BOISE, Idaho — According to Idaho's revised statewide stay-at-home order, Governor Little says non-essential businesses can open for curbside and delivery services. Still, that leaves many businesses forced to keep the doors closed. So how can those businesses prepare now to open after April 30?
Dale Dixon, Chief Innovation Officer for Better Business Bureau Northwest and Pacific, says they're encouraged by the creativity they're seeing from the businesses that have remained open. Now, the BBB is asking non-essential businesses to use this opportunity to start planning how to be prepared for the April 30 date.
"Think about things in your business. Number one: we expect that there will be social distancing in place, even after April 30. So for that business, it's planning. What does social distancing look like for us in this situation? The other thing is that they're going to be encouraged to use and provide adequate sanitation and protective gear for employees, vendors, and patrons," said Dixon.
Customers also need to do their part once the stay-at-home order is lifted. BBB says look for trustworthy businesses, which in this case means a business that is putting safety first.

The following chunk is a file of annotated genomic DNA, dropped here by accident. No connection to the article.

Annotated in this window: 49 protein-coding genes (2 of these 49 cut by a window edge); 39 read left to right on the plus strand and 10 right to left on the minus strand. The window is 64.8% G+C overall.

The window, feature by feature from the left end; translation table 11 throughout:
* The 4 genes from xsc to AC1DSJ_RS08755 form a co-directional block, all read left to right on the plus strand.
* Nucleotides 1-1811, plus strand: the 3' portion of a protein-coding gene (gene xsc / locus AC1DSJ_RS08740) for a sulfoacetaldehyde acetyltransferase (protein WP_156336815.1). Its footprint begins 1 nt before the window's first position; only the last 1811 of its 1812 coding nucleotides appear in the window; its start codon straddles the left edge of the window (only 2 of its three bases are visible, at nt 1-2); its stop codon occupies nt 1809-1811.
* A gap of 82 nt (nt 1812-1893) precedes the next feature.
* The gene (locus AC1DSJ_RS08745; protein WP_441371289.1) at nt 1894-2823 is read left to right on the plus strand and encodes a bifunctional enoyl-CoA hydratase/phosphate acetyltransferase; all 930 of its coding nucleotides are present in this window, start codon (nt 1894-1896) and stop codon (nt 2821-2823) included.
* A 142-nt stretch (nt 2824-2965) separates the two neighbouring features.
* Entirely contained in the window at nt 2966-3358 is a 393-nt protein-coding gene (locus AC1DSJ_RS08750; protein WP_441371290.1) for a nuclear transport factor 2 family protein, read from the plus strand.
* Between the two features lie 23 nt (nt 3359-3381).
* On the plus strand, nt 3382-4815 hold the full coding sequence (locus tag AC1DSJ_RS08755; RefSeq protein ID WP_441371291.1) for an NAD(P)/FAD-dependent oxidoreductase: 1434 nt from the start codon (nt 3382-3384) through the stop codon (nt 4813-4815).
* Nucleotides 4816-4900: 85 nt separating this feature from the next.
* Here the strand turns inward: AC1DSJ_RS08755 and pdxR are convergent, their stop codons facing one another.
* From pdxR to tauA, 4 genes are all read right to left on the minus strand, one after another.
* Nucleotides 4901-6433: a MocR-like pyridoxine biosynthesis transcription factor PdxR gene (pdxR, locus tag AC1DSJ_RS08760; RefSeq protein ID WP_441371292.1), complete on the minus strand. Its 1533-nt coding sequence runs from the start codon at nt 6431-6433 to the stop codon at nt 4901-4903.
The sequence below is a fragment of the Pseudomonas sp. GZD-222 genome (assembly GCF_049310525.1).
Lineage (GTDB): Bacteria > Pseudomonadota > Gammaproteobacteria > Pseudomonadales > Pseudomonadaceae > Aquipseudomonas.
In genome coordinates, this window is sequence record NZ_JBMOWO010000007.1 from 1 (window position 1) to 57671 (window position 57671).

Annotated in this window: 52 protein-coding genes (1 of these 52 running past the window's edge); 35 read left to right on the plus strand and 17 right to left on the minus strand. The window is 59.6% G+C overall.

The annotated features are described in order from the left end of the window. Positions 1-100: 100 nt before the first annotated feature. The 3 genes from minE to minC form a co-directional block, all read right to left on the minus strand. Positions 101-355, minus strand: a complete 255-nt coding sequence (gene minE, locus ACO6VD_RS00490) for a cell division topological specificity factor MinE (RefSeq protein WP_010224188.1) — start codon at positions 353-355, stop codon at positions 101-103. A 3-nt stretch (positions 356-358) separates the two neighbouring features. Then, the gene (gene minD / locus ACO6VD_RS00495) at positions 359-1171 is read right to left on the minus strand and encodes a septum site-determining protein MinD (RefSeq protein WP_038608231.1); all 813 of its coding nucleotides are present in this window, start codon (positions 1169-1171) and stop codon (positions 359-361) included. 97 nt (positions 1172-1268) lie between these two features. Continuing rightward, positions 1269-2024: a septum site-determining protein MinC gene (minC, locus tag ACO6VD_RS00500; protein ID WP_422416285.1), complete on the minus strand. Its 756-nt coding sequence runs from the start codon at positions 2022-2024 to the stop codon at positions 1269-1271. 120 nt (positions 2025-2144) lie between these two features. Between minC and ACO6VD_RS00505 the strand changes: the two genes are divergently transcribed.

"Be sure you're taking advantage of the curbside pick-up and delivery options, and realize that there's going to be a limited number of people in a business at a time," said Dixon.
Dixon is also encouraging customers be what he calls "situationally aware" so you know what's going on in your surroundings, and watch for instructions or signs. That includes arrows or other signage directing a flow of traffic inside a business or even outside, pointing out entrances and exits.
Right now, Democrats and White House officials are working to reach an agreement to expand the recently-signed stimulus package. Meanwhile, many small businesses are struggling as they wait for payments from the Paycheck Protection Program and Economic Injury Disaster Loan. Both programs ran out of money last week, but a new agreement could see them boosted by $310 billion.
If a small business still needs to apply to the programs or is waiting for a payment, Dixon says be patient.
"I had a Small Business Administration (SBA) expert tell me that the SBA has processed 14 years worth of loans in the last 14 days. So the SBA is very busy, and we encourage businesses to be vigilant, to stay on top of that paperwork and their application, and to be patient through that process, understanding the volume."
BBB has a number of resources, specifically geared toward navigating the COVID-19 pandemic. For more, click here.